Culture & Community | By Scott Schulte,

Why Employees Fail— And What You Can Do About It.

When it comes down to it, there are three basic reasons employees fail. Fortunately (or unfortunately) all of these things are within your control. Once you recognize the issues, you can work toward solutions.

When it comes down to it, there are three basic reasons employees fail.

  1. They’re at the wrong company
  2. They’re in the wrong position
  3. You’re not giving them what they need to succeed

Fortunately (or unfortunately) all of these things are within your control. Once you recognize the issues, you can work toward solutions.

Wrong bus

The concept is simple, but oh-so-true. You’ve got to have the right people on the bus in order to get where you want to go.

When someone is on the wrong bus, it’s usually pretty obvious. They aren’t a good fit culturally. They aren’t interested in where the organization is going or how they can help move it in the right direction. They don’t enjoy their work— or their work mates. None of this is good for the individual in question or the team as a whole.

If you let someone on your bus who clearly doesn’t belong, it’s time to gently help them off.

Right bus, wrong seat

This scenario is a little harder to diagnose. Sometimes, you’ve got an employee on staff who tries hard and is well-liked, but who is constantly struggling to meet their job goals and objectives.

It’s possible you’ve made a fantastic cultural hire only to put that person in the wrong role.

Examples of this include:

  • Hiring people for positions they didn’t apply for
    • “We really liked her when she interviewed for the accounting position, so we offered her the opening in HR.”
  • Promoting high performers into jobs they aren’t suited for
    • “He’s such a good salesperson, we made him the team manager.”
  • Adding new responsibilities that don’t play to individual skill sets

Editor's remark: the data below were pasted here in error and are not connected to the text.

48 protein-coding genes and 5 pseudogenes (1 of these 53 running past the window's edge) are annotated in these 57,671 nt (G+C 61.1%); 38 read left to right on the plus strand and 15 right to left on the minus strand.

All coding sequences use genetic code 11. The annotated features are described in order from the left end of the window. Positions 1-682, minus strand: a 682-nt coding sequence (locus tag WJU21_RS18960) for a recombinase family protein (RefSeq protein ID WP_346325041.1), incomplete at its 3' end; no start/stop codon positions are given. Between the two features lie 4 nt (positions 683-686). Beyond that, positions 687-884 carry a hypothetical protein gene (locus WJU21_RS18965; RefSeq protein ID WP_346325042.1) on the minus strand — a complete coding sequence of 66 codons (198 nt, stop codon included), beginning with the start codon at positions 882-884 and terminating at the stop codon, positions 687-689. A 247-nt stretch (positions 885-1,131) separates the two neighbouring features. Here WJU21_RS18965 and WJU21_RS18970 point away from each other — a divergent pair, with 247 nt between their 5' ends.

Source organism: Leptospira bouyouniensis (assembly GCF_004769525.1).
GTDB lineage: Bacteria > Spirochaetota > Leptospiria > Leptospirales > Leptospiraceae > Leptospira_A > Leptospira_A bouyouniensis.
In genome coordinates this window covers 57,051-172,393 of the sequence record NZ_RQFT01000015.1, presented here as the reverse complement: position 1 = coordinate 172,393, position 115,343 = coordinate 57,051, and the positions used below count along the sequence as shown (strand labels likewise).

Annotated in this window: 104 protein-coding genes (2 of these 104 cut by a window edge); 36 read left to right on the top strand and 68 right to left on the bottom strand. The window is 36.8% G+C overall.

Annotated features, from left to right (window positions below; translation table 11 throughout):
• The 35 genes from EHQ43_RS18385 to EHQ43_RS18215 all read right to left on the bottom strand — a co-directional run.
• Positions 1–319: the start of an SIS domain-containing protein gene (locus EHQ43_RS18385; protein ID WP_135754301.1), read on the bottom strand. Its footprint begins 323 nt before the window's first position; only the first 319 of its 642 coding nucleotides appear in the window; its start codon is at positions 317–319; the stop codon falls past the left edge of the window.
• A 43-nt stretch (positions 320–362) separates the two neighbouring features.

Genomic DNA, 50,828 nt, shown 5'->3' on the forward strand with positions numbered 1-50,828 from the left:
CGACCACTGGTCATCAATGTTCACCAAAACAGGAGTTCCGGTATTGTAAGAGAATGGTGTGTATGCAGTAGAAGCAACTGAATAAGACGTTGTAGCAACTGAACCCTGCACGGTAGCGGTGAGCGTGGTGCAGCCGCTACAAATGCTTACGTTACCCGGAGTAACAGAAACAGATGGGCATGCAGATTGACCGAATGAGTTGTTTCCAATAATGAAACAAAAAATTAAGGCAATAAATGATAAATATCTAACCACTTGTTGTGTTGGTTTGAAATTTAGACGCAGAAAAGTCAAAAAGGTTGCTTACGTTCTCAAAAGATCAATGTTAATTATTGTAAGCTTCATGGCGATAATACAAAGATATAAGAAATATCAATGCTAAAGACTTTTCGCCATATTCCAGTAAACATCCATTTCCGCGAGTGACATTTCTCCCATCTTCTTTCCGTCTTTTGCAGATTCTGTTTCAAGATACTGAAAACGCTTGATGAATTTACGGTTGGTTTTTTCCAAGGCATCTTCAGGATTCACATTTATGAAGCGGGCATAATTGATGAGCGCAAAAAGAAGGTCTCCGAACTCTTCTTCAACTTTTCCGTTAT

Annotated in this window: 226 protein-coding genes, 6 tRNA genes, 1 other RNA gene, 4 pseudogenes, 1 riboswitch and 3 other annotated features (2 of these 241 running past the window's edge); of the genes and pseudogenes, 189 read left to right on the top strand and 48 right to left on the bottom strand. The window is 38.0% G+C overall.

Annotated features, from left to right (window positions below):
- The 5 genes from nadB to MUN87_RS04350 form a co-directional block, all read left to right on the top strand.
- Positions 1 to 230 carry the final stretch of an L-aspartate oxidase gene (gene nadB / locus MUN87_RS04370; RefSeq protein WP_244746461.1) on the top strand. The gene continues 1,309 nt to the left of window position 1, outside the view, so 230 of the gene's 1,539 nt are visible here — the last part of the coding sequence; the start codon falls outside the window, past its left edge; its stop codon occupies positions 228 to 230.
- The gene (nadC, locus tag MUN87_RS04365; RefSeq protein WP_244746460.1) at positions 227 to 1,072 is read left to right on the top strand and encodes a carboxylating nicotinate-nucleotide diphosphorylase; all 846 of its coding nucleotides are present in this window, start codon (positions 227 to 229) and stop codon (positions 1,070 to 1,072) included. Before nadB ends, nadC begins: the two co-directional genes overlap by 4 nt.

• “Her main focus is marketing, but we needed help in IT.”

Never assume that people and positions are interchangeable. They aren’t. The absolute right person in the absolute wrong position will be an absolute disaster.

Even your very best employees can fail if you put them in a position to do so.

It’s not them. It’s you.

Of course you’re going to have the occasional hiring fail, but if you are constantly struggling with underperforming teams or employees, the problem may be on your end.

Here are some common leadership mistakes that can cause good employees to fail:

Lack of direction – If your employees aren’t clear about what they need to do, how can they possibly perform to standard? Assigning tasks in a haphazard manner will get you haphazard results.

Poor communication – Checking in the day before a project is due is too little, too late. Especially if you neglected to share said due date in the first place.

Communicate clearly and openly before and throughout a project to make sure everyone is on the same page. Once the project is complete, communicate some more. Talk about what worked and what didn’t. Answer questions and make notes about ideas for next time.

Bad management – If you’re responsible for managing a project and it goes awry, you need only look in the mirror to find out why.

  • Create an atmosphere of communication, trust, and confidence, and people will naturally succeed.
  • Rely on micromanagement, fear and distrust, and you will see projects get done, but only to minimal standards. You will have effectively squashed all creativity, innovation, and project ownership.
  • Manage like a magician, appearing out of nowhere to assign projects, leaving the details hidden in your bag of tricks, and constantly looking for applause, and you will see results disappear in a puff of smoke— along with the respect of your team.

Lack of teamwork – If your organization operates in silos (or silence!) you’re setting yourself up for failure from the get-go. Teams need to work together, talk together, succeed together and celebrate together. If you’re not actively encouraging and facilitating these things, you are your own worst enemy.

But how will I know if my employees are struggling?

Sometimes, it can feel like you’ve been blindsided when a key project or employee doesn’t come through. But there are usually some telltale signals that things aren’t working, if you know where to look.

Here are some signs your employees are in the dark:

  • Missed deadlines
  • Procrastination
  • Mistakes
  • Silence
  • Resignation letters

Okay. That last one was a joke. But the cost of underperforming employees isn’t.

If this is an issue in your company, it’s time to take a good look at your HR and management processes to see what’s going on. Look for patterns of behavior among teams and projects, and commit to carving out time with top leadership to talk about what’s going on. Your employees— and your business— are depending on you.

At Sonus Benefits, we help clients all throughout the Midwest identify organizational challenges and put customized solutions in place. From tailored benefit programs to human resource management services, we’ve got you covered. If you’re looking for a corporate employee benefits consultant who is a true business partner, and not just a once a year policy peddler, Sonus is here for you.